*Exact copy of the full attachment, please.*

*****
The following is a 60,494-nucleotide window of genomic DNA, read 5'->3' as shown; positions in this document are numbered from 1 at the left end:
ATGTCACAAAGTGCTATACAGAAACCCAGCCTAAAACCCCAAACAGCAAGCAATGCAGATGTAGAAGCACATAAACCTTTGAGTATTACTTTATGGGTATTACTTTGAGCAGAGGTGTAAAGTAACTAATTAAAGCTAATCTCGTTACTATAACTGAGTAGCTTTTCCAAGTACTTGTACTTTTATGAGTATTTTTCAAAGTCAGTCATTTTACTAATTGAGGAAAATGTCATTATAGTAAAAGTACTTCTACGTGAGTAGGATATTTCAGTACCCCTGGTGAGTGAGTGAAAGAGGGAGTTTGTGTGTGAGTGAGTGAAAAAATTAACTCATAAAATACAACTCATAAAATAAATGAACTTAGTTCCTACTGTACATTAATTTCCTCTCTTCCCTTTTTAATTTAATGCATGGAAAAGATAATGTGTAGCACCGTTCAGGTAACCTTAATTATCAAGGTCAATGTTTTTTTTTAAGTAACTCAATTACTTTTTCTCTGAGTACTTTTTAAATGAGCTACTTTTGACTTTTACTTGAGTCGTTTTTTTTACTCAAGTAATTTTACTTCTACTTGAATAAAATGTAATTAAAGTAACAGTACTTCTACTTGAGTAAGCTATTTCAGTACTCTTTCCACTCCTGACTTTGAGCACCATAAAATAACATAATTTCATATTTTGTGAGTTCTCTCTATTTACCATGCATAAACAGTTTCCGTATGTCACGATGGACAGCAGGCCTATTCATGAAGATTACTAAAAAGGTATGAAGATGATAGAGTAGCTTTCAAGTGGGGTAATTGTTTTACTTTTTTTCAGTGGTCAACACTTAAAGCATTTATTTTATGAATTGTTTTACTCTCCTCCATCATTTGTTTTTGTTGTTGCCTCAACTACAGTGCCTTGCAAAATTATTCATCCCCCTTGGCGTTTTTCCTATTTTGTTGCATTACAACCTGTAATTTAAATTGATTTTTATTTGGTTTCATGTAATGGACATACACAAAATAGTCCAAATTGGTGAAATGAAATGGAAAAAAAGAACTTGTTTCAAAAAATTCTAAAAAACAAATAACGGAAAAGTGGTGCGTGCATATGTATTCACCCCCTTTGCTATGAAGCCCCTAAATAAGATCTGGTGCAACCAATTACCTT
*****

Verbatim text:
The following is a 60,494-nucleotide window of genomic DNA, read 5'->3' as shown; positions in this document are numbered from 1 at the left end:
ATGTCACAAAGTGCTATACAGAAACCCAGCCTAAAACCCCAAACAGCAAGCAATGCAGATGTAGAAGCACATAAACCTTTGAGTATTACTTTATGGGTATTACTTTGAGCAGAGGTGTAAAGTAACTAATTAAAGCTAATCTCGTTACTATAACTGAGTAGCTTTTCCAAGTACTTGTACTTTTATGAGTATTTTTCAAAGTCAGTCATTTTACTAATTGAGGAAAATGTCATTATAGTAAAAGTACTTCTACGTGAGTAGGATATTTCAGTACCCCTGGTGAGTGAGTGAAAGAGGGAGTTTGTGTGTGAGTGAGTGAAAAAATTAACTCATAAAATACAACTCATAAAATAAATGAACTTAGTTCCTACTGTACATTAATTTCCTCTCTTCCCTTTTTAATTTAATGCATGGAAAAGATAATGTGTAGCACCGTTCAGGTAACCTTAATTATCAAGGTCAATGTTTTTTTTTAAGTAACTCAATTACTTTTTCTCTGAGTACTTTTTAAATGAGCTACTTTTGACTTTTACTTGAGTCGTTTTTTTTACTCAAGTAATTTTACTTCTACTTGAATAAAATGTAATTAAAGTAACAGTACTTCTACTTGAGTAAGCTATTTCAGTACTCTTTCCACTCCTGACTTTGAGCACCATAAAATAACATAATTTCATATTTTGTGAGTTCTCTCTATTTACCATGCATAAACAGTTTCCGTATGTCACGATGGACAGCAGGCCTATTCATGAAGATTACTAAAAAGGTATGAAGATGATAGAGTAGCTTTCAAGTGGGGTAATTGTTTTACTTTTTTTCAGTGGTCAACACTTAAAGCATTTATTTTATGAATTGTTTTACTCTCCTCCATCATTTGTTTTTGTTGTTGCCTCAACTACAGTGCCTTGCAAAATTATTCATCCCCCTTGGCGTTTTTCCTATTTTGTTGCATTACAACCTGTAATTTAAATTGATTTTTATTTGGTTTCATGTAATGGACATACACAAAATAGTCCAAATTGGTGAAATGAAATGGAAAAAAAGAACTTGTTTCAAAAAATTCTAAAAAACAAATAACGGAAAAGTGGTGCGTGCATATGTATTCACCCCCTTTGCTATGAAGCCCCTAAATAAGATCTGGTGCAACCAATTACCTT